verb (used with object), bun·gled, bun·gling.
verb (used without object), bun·gled, bun·gling.
Words nearby bungle
Origin of bungle
OTHER WORDS FROM bunglebun·gler, nounbun·gling·ly, adverbun·bun·gling, adjective
Examples from the Web for bungled
What is known is that Peña Nieto bungled his response to the crisis.Why Mexicans Are Enraged by Obama’s Big Tuesday Meeting|Ruben Navarrette Jr.|January 6, 2015|DAILY BEAST
Hope to find MH 370 was virtually destroyed by a month of bungled searching.The Worst Place in the World for MH370 to Go Missing|Clive Irving|April 5, 2014|DAILY BEAST
The pilots, poorly trained, bungled the hand over, and lost control.The Baseless Rush to Blame the Pilots of Flight 370|Clive Irving|March 16, 2014|DAILY BEAST
Not the bungled Obamacare rollout, the wavering red line in Syria, NSA surveillance scandal, or IRS controversy?After a Lousy Year, How Obama Can Turn His Presidency Around|Ron Christie|December 26, 2013|DAILY BEAST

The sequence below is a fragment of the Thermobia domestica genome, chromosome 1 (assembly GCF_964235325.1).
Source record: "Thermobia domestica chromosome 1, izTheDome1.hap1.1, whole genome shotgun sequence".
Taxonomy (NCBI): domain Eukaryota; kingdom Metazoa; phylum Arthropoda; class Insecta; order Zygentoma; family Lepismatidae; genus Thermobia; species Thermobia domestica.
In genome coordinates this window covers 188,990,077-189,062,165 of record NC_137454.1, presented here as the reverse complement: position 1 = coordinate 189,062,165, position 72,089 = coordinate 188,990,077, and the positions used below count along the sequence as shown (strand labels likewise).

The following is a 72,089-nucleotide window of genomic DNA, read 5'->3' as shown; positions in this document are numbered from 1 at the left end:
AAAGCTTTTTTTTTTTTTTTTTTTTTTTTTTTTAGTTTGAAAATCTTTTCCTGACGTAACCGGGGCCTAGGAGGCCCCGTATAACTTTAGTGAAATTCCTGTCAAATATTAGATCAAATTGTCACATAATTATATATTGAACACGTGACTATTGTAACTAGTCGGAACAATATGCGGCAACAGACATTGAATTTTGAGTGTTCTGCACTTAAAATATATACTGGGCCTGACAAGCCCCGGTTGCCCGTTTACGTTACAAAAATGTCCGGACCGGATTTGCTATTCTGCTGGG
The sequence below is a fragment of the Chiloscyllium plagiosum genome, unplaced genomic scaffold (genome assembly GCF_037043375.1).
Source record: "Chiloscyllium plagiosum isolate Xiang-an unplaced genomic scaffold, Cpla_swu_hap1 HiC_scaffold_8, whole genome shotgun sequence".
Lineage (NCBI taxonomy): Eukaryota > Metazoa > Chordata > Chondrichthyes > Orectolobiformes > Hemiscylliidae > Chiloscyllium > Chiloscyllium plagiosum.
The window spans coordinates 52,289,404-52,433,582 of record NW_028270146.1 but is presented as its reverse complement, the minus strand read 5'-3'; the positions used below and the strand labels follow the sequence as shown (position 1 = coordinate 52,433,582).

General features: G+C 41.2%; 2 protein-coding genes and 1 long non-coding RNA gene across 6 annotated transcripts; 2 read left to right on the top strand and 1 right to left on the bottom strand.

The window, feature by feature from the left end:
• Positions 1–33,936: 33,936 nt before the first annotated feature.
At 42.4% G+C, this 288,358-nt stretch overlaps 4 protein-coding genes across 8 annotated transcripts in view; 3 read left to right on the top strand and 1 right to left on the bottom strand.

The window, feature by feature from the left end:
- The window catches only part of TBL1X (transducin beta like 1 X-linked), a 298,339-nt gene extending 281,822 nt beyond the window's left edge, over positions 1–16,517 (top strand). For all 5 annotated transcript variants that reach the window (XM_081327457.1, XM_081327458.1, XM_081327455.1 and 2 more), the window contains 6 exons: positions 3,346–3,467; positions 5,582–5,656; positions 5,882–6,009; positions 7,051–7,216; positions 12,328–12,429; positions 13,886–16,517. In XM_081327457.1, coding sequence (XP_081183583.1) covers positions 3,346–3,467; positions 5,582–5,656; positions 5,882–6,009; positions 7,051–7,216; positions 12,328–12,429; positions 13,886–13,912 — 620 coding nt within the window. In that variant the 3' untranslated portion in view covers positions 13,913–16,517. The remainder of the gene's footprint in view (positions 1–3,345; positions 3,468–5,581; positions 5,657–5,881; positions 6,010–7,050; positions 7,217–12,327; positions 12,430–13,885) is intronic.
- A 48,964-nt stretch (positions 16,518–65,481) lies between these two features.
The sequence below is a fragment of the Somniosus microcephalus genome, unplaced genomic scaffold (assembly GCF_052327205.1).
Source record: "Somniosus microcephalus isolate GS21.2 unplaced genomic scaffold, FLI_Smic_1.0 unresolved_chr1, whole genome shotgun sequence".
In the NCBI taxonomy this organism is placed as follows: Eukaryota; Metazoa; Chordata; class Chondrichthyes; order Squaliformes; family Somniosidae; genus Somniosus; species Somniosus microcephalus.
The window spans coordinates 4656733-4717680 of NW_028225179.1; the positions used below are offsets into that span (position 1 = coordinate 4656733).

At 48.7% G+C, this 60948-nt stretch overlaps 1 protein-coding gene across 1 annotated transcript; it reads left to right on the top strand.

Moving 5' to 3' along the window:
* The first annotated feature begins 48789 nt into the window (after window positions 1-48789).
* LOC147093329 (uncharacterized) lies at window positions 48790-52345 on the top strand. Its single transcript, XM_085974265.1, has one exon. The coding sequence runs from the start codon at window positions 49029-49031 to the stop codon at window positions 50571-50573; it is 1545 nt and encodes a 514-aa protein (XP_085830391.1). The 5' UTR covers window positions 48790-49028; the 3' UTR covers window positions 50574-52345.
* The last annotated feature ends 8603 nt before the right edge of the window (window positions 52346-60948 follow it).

Meanwhile Romney team had bungled what might later have been an actual real criticism of the president and his team.“Double Down”: 13 Must Read Moments from the New Book|William O’Connor|November 7, 2013|DAILY BEAST
Had men called him ambitious, he would have smiled, and felt truly that they had bungled in the word.Audrey|Mary Johnston
Poor Horaces mind had been bungled to an infernal degree; an it kept me busy rootin up sprouts o Greek religion.Friar Tuck|Robert Alexander Wason
After all, I am only a surgeon who has bungled himself into pauperdom.New Grub Street|George Gissing
He boasted and bungled, but out of his bungling came triumph.Pee-wee Harris on the Trail|Percy Keese Fitzhugh
“I seem to have bungled this business very badly,” he said airily.Cynthia's Chauffeur|Louis Tracy